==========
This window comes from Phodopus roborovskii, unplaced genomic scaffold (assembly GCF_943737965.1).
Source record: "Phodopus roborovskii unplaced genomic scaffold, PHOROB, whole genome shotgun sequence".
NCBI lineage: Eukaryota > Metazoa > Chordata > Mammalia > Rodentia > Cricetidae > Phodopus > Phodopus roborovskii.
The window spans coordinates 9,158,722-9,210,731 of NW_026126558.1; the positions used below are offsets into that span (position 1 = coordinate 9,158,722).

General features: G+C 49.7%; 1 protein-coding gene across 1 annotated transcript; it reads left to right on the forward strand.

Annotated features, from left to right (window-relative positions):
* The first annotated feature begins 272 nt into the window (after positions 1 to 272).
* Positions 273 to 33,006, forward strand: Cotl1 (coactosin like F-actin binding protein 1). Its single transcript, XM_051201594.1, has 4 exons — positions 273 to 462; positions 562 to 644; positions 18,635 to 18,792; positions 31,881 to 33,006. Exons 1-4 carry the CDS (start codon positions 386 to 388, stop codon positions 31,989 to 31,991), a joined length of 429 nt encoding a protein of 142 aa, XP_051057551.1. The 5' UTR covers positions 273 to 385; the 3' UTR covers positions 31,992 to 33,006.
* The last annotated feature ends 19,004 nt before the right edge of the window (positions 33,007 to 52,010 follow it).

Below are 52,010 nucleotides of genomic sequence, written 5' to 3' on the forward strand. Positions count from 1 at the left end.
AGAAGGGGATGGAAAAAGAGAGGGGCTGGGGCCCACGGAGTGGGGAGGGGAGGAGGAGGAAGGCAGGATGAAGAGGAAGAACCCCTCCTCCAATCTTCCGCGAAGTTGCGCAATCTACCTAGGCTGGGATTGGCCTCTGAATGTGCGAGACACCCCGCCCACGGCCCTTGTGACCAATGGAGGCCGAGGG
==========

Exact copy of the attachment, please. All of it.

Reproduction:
This window comes from Phodopus roborovskii, unplaced genomic scaffold (assembly GCF_943737965.1).
Source record: "Phodopus roborovskii unplaced genomic scaffold, PHOROB, whole genome shotgun sequence".
NCBI lineage: Eukaryota > Metazoa > Chordata > Mammalia > Rodentia > Cricetidae > Phodopus > Phodopus roborovskii.
The window spans coordinates 9,158,722-9,210,731 of NW_026126558.1; the positions used below are offsets into that span (position 1 = coordinate 9,158,722).

General features: G+C 49.7%; 1 protein-coding gene across 1 annotated transcript; it reads left to right on the forward strand.

Annotated features, from left to right (window-relative positions):
* The first annotated feature begins 272 nt into the window (after positions 1 to 272).
* Positions 273 to 33,006, forward strand: Cotl1 (coactosin like F-actin binding protein 1). Its single transcript, XM_051201594.1, has 4 exons — positions 273 to 462; positions 562 to 644; positions 18,635 to 18,792; positions 31,881 to 33,006. Exons 1-4 carry the CDS (start codon positions 386 to 388, stop codon positions 31,989 to 31,991), a joined length of 429 nt encoding a protein of 142 aa, XP_051057551.1. The 5' UTR covers positions 273 to 385; the 3' UTR covers positions 31,992 to 33,006.
* The last annotated feature ends 19,004 nt before the right edge of the window (positions 33,007 to 52,010 follow it).

Below are 52,010 nucleotides of genomic sequence, written 5' to 3' on the forward strand. Positions count from 1 at the left end.
AGAAGGGGATGGAAAAAGAGAGGGGCTGGGGCCCACGGAGTGGGGAGGGGAGGAGGAGGAAGGCAGGATGAAGAGGAAGAACCCCTCCTCCAATCTTCCGCGAAGTTGCGCAATCTACCTAGGCTGGGATTGGCCTCTGAATGTGCGAGACACCCCGCCCACGGCCCTTGTGACCAATGGAGGCCGAGGG